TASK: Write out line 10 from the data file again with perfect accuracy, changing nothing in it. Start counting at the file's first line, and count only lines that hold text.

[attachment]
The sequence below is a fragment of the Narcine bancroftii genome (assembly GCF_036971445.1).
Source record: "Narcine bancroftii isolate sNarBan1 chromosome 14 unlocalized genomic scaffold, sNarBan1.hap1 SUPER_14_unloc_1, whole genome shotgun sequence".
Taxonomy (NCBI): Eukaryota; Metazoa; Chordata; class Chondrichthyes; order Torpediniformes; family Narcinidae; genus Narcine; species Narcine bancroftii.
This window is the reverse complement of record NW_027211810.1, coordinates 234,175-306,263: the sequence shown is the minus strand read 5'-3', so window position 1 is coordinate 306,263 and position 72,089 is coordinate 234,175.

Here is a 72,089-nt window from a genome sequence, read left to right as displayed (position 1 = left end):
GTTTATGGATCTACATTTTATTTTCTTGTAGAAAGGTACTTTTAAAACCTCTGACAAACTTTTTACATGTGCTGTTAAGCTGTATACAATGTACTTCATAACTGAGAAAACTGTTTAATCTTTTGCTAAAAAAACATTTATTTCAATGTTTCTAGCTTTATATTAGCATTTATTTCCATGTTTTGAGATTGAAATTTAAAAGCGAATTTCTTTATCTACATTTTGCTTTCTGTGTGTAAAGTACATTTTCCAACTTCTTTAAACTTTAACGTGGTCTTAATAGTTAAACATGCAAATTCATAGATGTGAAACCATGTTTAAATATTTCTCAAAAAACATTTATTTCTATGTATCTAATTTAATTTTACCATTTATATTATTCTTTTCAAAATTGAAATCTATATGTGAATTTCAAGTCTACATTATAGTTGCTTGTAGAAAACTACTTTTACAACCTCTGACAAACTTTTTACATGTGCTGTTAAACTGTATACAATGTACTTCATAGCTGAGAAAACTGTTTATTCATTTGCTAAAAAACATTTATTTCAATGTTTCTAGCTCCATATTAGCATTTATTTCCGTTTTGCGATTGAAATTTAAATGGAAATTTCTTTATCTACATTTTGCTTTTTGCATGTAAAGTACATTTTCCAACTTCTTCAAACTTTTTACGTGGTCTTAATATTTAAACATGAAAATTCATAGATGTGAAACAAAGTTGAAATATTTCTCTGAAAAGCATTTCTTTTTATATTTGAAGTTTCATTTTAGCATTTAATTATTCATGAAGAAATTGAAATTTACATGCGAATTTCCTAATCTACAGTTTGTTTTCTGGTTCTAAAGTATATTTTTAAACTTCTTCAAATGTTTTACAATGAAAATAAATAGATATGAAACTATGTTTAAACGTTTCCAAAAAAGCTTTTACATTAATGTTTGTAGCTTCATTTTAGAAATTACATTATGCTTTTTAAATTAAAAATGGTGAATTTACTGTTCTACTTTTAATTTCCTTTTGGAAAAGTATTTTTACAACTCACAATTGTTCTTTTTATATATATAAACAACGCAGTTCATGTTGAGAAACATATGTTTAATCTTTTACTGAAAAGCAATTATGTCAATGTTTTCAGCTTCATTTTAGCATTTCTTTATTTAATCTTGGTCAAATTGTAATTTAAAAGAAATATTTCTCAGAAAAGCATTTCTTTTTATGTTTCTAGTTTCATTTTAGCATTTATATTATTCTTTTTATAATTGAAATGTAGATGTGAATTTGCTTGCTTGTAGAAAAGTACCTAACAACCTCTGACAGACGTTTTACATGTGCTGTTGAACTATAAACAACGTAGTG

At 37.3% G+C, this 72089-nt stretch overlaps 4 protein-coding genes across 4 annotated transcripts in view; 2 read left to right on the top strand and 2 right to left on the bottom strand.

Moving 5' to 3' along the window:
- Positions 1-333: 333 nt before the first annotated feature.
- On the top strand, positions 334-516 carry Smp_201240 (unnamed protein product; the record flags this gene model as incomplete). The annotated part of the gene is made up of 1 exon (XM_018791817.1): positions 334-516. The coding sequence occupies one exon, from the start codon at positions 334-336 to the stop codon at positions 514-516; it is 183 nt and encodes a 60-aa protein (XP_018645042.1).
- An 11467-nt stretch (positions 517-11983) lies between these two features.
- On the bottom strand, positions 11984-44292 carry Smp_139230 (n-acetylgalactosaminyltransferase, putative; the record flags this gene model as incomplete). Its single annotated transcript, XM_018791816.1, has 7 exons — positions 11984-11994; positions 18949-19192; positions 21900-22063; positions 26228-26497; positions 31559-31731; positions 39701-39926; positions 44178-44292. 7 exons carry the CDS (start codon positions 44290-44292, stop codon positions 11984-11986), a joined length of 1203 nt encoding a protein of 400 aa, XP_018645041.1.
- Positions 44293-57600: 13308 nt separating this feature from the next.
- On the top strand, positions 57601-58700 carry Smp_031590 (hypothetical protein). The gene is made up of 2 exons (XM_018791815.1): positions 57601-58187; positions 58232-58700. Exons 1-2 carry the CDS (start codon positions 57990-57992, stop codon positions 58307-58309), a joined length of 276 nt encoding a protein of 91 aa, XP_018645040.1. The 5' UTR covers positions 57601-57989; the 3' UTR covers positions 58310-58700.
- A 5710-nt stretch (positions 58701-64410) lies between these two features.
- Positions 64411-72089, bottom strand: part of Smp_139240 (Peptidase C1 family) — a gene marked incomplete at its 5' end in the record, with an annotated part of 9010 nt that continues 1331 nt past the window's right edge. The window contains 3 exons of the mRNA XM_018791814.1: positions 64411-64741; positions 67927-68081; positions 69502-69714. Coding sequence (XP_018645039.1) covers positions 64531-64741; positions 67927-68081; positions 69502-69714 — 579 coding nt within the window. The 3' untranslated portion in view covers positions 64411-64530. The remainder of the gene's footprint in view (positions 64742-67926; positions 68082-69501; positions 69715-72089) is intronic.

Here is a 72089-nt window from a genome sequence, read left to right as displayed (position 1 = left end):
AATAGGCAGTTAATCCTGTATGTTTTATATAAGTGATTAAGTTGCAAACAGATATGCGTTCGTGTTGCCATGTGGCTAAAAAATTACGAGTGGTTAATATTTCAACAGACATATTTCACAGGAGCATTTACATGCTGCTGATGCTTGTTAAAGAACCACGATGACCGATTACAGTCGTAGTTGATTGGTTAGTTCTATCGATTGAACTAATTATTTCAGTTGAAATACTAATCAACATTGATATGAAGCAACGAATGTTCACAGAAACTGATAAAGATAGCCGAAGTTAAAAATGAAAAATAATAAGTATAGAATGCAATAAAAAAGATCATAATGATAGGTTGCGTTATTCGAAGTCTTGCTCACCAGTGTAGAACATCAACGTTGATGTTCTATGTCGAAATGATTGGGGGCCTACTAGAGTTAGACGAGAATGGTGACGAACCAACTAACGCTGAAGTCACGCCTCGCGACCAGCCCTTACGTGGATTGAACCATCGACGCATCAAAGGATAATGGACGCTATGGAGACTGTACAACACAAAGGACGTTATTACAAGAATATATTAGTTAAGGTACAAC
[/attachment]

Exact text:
- On the top strand, positions 334-516 carry Smp_201240 (unnamed protein product; the record flags this gene model as incomplete). The annotated part of the gene is made up of 1 exon (XM_018791817.1): positions 334-516. The coding sequence occupies one exon, from the start codon at positions 334-336 to the stop codon at positions 514-516; it is 183 nt and encodes a 60-aa protein (XP_018645042.1).